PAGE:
The 2020 Dr. Richard And Vera Siegel Translational Award Was Presented To Scholar Maggie Westwater

The Dr. Richard and Vera Siegel Translational Award was generously endowed by NIH MD/PhD Partnership Program co-founder, Dr. Richard Siegel and his wife, Vera. First awarded in 2016, this annual award recognizes advances in the field of medical science that move fundamental discoveries from the bench to the bedside.  The recipient of the Translational Award in 2020 was NIH-Cambridge Scholar Maggie Westwater. Maggie is mentored by Prof. Paul Fletcher at the University of Cambridge and Drs. Christian Grillon and Monique Ernst at the NIH’s National Institute for Mental Health.

Maggie has achieved an extraordinary feat in carrying out a unique and very challenging study examining how cognitive, neural, metabolic and endocrine factors come together to shape eating patterns and psychopathology in the most serious eating disorders: Anorexia Nervosa (AN) and Bulimia Nervosa (BN). She conceived and conducted one of the largest studies of this kind in this field. The primary findings from this work, identifying distinct hormonal responses to stress in AN and BN, have just been accepted for publication in one of the major international psychiatry journals, and her complementary neuroimaging work, which examined a prominent theory that psychological stress reduces our capacity for self-control, is currently under review. The successful completion of this work represents an outstanding accomplishment of clinical research and the insights emerging from the analysis will have important and far-reaching consequences. Here is the link to Maggie’s publication.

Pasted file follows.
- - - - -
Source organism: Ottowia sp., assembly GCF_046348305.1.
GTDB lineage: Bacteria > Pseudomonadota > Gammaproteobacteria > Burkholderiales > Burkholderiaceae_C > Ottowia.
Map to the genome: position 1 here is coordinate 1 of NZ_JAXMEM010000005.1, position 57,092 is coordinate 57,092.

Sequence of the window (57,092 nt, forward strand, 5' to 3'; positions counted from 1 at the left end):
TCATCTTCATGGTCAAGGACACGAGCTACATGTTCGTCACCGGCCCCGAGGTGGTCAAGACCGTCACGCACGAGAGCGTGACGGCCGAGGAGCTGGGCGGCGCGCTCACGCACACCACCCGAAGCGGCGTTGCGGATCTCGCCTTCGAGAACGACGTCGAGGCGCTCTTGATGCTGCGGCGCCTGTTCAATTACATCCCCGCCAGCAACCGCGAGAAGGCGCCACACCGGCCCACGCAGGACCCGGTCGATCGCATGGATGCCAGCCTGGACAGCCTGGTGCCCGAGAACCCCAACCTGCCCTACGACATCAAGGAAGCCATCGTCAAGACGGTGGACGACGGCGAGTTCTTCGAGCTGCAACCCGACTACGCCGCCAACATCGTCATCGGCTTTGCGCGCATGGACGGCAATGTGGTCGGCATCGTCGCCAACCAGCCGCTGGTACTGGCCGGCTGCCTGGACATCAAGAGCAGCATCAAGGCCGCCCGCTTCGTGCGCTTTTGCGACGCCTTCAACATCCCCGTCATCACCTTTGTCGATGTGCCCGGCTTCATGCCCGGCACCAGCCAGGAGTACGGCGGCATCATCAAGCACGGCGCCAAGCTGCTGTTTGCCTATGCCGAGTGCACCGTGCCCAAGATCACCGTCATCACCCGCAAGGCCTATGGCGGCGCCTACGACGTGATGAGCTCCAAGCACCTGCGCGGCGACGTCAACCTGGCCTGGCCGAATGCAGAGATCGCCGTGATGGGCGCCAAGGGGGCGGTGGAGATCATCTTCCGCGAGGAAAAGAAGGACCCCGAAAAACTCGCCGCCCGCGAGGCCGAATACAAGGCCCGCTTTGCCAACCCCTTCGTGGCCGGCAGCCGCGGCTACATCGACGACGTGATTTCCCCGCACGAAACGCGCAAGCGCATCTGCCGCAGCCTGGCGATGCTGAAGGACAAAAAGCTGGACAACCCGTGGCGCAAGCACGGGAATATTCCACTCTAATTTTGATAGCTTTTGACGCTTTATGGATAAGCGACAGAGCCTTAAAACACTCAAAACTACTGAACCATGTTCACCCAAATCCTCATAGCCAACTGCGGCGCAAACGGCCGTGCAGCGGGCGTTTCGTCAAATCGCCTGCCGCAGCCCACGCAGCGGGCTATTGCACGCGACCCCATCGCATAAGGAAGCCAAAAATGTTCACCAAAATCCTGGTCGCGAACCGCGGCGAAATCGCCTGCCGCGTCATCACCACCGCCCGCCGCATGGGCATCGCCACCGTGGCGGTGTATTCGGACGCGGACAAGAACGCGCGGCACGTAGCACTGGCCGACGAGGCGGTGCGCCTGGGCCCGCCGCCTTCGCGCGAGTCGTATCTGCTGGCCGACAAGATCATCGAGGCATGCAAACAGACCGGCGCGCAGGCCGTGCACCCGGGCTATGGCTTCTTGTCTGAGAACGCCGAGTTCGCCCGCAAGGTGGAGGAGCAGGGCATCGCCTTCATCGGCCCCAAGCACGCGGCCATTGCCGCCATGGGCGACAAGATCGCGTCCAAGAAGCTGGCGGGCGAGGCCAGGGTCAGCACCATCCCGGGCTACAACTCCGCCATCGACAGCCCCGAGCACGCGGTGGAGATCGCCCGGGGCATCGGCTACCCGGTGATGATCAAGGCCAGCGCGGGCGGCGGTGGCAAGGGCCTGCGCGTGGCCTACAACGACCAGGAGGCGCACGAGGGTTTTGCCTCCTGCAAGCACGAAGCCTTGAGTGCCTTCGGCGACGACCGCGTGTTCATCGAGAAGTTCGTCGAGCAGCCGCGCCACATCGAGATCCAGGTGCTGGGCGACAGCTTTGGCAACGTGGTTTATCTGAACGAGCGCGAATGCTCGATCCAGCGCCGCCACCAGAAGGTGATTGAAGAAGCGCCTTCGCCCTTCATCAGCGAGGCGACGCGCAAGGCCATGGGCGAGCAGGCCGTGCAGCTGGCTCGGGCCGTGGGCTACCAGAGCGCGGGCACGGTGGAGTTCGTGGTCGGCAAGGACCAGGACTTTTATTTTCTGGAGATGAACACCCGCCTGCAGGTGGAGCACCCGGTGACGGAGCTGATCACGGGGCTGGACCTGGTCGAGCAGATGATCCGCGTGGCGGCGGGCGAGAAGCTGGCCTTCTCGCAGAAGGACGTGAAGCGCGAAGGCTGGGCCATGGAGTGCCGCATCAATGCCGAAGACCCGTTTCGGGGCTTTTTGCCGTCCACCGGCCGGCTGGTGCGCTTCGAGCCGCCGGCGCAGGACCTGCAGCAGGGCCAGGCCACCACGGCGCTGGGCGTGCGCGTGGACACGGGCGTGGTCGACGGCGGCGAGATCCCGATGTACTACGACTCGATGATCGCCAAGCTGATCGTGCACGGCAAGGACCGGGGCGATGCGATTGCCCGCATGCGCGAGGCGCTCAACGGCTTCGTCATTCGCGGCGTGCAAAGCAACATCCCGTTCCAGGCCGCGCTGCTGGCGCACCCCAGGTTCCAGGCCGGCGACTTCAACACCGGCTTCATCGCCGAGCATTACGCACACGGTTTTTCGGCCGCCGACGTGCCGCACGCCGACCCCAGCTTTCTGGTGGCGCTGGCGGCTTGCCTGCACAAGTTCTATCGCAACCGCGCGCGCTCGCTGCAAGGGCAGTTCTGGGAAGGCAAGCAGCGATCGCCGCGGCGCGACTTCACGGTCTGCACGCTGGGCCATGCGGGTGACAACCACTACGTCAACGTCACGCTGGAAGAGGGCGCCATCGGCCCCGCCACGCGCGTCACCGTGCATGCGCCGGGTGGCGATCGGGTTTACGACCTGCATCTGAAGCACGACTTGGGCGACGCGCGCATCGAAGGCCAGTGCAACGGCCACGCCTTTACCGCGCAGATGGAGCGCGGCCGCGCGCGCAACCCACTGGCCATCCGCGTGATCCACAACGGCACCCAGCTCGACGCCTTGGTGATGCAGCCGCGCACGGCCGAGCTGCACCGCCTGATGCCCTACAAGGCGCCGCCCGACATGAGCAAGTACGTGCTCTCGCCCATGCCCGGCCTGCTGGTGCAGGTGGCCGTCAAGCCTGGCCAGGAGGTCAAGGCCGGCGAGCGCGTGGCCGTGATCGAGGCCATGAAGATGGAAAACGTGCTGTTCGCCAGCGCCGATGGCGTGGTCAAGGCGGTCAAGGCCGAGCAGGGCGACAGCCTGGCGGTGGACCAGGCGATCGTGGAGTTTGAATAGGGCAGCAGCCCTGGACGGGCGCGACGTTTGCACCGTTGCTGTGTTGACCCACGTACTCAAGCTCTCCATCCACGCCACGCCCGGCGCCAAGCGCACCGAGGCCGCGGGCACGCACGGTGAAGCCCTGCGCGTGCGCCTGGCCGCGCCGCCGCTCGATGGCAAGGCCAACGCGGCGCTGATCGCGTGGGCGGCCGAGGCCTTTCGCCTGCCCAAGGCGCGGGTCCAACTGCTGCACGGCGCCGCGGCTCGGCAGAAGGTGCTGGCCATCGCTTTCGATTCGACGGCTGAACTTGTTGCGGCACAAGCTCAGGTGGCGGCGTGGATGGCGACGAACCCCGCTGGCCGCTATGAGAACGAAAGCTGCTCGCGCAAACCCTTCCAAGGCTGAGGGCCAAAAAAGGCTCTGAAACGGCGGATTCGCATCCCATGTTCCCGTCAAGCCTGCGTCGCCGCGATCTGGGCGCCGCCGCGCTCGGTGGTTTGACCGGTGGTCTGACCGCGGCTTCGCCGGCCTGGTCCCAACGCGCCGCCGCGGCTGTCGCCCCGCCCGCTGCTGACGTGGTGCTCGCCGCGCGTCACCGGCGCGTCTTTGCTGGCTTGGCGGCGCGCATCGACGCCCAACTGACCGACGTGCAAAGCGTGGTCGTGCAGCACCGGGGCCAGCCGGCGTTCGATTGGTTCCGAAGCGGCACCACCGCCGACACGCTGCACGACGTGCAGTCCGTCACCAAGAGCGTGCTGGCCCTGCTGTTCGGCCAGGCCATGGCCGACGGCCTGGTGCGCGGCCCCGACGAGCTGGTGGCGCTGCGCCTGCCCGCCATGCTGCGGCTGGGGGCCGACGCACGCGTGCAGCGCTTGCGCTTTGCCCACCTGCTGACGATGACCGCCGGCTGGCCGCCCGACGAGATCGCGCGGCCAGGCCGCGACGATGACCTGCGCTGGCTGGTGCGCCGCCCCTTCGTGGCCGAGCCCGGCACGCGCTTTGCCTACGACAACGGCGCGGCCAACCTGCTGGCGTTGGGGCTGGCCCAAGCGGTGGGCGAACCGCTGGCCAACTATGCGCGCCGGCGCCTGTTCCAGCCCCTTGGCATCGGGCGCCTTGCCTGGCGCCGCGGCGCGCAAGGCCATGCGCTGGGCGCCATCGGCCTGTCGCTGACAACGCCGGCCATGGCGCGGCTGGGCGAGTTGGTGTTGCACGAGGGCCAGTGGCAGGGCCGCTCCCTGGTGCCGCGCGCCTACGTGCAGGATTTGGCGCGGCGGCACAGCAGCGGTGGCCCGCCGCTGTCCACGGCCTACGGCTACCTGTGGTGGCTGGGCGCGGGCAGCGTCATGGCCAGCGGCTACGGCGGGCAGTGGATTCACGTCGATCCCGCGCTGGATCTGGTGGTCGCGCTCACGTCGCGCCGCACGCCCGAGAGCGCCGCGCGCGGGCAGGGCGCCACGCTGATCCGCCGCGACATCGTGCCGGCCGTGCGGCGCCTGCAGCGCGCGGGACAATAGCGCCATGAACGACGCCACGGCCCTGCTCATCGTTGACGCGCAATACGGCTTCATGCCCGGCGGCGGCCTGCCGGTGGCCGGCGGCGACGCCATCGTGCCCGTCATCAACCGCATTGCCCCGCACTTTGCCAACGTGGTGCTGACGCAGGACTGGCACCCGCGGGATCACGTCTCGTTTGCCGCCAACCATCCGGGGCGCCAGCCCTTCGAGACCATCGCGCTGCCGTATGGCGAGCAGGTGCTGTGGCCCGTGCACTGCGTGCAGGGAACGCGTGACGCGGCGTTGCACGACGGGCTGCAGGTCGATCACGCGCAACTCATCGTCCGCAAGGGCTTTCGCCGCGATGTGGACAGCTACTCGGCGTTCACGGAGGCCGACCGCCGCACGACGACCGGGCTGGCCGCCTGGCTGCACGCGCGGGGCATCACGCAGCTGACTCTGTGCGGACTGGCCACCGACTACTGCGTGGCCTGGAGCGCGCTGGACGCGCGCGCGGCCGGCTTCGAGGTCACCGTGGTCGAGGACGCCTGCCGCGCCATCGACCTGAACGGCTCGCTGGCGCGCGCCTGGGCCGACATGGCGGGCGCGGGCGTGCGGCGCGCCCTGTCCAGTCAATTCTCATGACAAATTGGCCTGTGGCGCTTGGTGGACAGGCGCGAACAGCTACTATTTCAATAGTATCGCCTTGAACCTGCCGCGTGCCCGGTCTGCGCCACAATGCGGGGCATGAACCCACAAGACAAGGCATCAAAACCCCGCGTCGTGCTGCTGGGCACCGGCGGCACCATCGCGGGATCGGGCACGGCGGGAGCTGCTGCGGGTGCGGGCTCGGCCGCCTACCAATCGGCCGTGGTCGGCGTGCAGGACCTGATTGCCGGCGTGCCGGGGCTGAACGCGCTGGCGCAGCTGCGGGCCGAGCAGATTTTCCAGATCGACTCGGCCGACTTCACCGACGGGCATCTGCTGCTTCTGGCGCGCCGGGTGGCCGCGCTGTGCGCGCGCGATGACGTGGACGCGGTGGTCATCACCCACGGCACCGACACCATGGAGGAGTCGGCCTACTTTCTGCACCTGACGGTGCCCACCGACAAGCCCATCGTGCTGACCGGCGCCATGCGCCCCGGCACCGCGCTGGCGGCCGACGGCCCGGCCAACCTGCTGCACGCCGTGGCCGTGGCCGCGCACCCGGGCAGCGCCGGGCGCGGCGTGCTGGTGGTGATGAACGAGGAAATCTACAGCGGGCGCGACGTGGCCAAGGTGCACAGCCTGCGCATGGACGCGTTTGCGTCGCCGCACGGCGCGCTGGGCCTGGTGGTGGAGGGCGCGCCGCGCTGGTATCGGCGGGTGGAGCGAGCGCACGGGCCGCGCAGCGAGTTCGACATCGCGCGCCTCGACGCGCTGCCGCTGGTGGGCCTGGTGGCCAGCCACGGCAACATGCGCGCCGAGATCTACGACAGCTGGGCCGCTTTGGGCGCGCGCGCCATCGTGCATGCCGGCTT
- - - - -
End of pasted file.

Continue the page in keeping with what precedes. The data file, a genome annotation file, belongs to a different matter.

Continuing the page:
“I was very touched and honored to have been awarded the Dr. Richard and Vera Siegel Translational Award at the 2020 NIH Global Doctoral Partnerships Annual Workshop Awards Ceremony. My doctoral work has been driven by a desire to develop clinically-translational insights into the mechanisms of severe eating disorders, which have one of the highest mortality rates of all mental illnesses. I am beyond grateful to the program, my mentors, and my colleagues for their support of this work, as well as to Dr. Richard and Vera Siegal for generously supporting this prize.” 

Maggie will be completing her PhD viva this Autumn, and following this, she plans to apply for independent funding for her postdoctoral research, which will use high-field, 7 Tesla neuroimaging to characterize homeostatic influences on decision-making processes in anorexia nervosa.